Abstract

OBJECTIVE. Our goal was to investigate the relationship between sensory processing styles and use of pain coping strategies in an experimental setting to understand individual differences in pain coping.

METHOD. A cross-sectional design was used with a convenience sample of 116 healthy adults. Measures of sensory processing style and mood state were collected before participation in a cold pressor pain-inducement task, and measures of coping strategies were collected afterward. Multiple regression models were constructed to examine relationships between sensory processing and coping strategies.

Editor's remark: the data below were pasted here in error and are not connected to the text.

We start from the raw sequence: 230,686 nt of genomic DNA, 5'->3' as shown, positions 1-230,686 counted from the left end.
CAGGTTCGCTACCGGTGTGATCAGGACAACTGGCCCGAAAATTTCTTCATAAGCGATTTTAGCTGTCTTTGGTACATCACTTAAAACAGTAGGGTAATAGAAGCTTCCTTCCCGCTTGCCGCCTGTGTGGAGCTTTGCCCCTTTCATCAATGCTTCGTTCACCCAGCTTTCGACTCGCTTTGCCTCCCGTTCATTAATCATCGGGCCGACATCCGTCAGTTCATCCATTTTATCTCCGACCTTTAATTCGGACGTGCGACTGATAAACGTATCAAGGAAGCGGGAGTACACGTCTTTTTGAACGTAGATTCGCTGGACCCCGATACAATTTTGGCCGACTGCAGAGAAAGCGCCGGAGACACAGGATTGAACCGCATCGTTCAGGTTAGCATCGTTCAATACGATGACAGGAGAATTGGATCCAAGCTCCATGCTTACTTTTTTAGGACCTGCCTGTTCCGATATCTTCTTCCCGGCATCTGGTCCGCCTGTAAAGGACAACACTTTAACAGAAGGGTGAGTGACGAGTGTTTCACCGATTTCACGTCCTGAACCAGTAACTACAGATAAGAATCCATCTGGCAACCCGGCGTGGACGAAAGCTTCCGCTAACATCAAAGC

RESULTS. Sensory sensitivity and sensation avoiding were significantly associated with higher levels of catastrophizing. Sensation seeking was linked with active coping strategies, such as coping self-statements. Low registration was not significantly associated with any particular coping strategy after controlling for salient variables.

CONCLUSION. This study highlights associations between sensory processing and pain coping strategies, which may inform more tailored approaches to clinical practice for people in pain.

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